Klemens Wenzel, Prince von Metternich (May 15, 1773 – June 11, 1859) was a German-Austrian politician and statesman and was one of the most important diplomats of his era. He was a major figure in the negotiations before and during the Congress of Vienna and is considered both a paradigm of foreign-policy management and a major figure in the development of diplomatic praxis. He was the archetypal practitioner of 19th-century diplomatic realism, being deeply rooted in the postulates of the balance of power. For generations, Metternich was castigated as a blind reactionary. After World War I, some historians suggested that one of the main reasons for his opposition to giving power to the people was his apprehension that it would eventually lead to the political dominance of German nationalism.
Shakespeare – Simply the greatest writer in English history.
William Shakespeare (baptised 26 April 1564 – 23 April 1616) was an English poet and playwright, widely regarded as the greatest writer in the English language and the world’s preeminent dramatist. He is often called England’s national poet and the “Bard of Avon” (or simply “The Bard”). His surviving works consist of 38 plays, 154 sonnets, two long narrative poems, and several other poems. His plays have been translated into every major living language and are performed more often than those of any other playwright.
His actual birthdate is unknown, but is traditionally observed on 23 April, St George’s Day. This date, which can be traced back to an eighteenth-century scholar’s mistake, has proved appealing because Shakespeare died on 23 April 1616.
Johann Sebastian Bach (31 March 1685 [O.S. 21 March] – 28 July 1750) was a German composer and organist whose sacred and secular works for choir, orchestra, and solo instruments drew together the strands of the Baroque period and brought it to its ultimate maturity. Although he introduced no new forms, he enriched the prevailing German style with a robust contrapuntal technique, an unrivalled control of harmonic and motivic organisation in composition for diverse instrumentation, and the adaptation of rhythms and textures from abroad, particularly Italy and France.
Vincent Willem van Gogh (30 March 1853 – 29 July 1890) was a Dutch Post-Impressionist artist. Some of his paintings are now among the world’s best known, most popular and expensive works of art. Most of his best-known works were produced in the final two years of his life, during which time he cut off part of his left ear following a breakdown in his friendship with Paul Gauguin. After this he suffered recurrent bouts of mental illness, which led to his suicide.
Burrhus Frederic Skinner (March 20, 1904 – August 18, 1990) was an American psychologist, author, inventor, advocate for social reform and poet. He was the Edgar Pierce Professor of Psychology at Harvard University from 1958 until his retirement in 1974. He invented the operant conditioning chamber, innovated his own philosophy of science called Radical Behaviorism, and founded his own school of experimental research psychology—the experimental analysis of behavior. His analysis of human behavior culminated in his work Verbal Behavior, which has recently seen enormous increase in interest experimentally and in applied setting. In a recent survey, Skinner was listed as the most influential psychologist of the 20th century. He was a prolific author who published 21 books and 180 articles.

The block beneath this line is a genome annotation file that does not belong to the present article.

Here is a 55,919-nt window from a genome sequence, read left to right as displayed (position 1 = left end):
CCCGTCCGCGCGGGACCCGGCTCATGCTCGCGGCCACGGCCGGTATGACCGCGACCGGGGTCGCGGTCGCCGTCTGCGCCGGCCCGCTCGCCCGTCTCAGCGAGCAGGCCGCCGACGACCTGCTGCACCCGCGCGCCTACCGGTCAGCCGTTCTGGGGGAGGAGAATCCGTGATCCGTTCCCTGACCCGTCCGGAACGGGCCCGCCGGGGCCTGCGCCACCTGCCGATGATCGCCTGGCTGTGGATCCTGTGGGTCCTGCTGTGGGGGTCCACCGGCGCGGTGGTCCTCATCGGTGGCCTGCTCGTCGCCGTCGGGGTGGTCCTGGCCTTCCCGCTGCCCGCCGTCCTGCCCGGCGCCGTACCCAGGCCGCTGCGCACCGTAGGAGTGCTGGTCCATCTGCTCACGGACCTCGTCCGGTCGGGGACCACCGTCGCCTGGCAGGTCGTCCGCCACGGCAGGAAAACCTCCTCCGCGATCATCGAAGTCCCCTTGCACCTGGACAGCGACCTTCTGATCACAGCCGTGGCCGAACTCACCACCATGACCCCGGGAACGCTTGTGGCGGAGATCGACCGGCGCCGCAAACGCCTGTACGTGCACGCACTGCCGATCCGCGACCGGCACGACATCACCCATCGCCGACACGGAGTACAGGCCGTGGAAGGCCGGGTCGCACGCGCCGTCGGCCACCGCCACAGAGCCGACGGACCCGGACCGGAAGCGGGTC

Victor Hugo – French writer and leader of the Romantic movement.
Victor-Marie Hugo (26 February 1802 – 22 May 1885) was a French poet, playwright, novelist, essayist, visual artist, statesman, human rights activist and exponent of the Romantic movement in France. Outside France, his best-known works are the novels Les Misérables, 1862, and Notre-Dame de Paris, 1831 (known in English as The Hunchback of Notre-Dame).
Charles John Huffam Dickens (7 February 1812 – 9 June 1870), pen-name “Boz”, was the most popular English novelist of the Victorian era, as well as a vigorous social campaigner.
Critics George Gissing and G. K. Chesterton championed Dickens’s mastery of prose, his endless invention of unique, clever personalities, and his powerful social sensibilities, but fellow writers such as George Henry Lewes, Henry James, and Virginia Woolf faulted his work for sentimentality, implausible occurrences, and grotesque characterizations.
James Augustine Aloysius Joyce (2 February 1882 – 13 January 1941) was an Irish expatriate author of the 20th century. He is best known for his landmark novel Ulysses (1922) and its controversial successor Finnegans Wake (1939), as well as the short story collection Dubliners (1914) and the semi-autobiographical novel A Portrait of the Artist as a Young Man (1916).
Wolfgang Amadeus Mozart, full name Johann Chrysostom Wolfgang Amadeus Mozart (27 January 1756 – 5 December 1791), was a prolific and influential composer of the Classical era. He composed over six hundred works, many acknowledged as pinnacles of symphonic, concertante, chamber, piano, operatic, and choral music; and he is among the most enduringly popular of classical composers.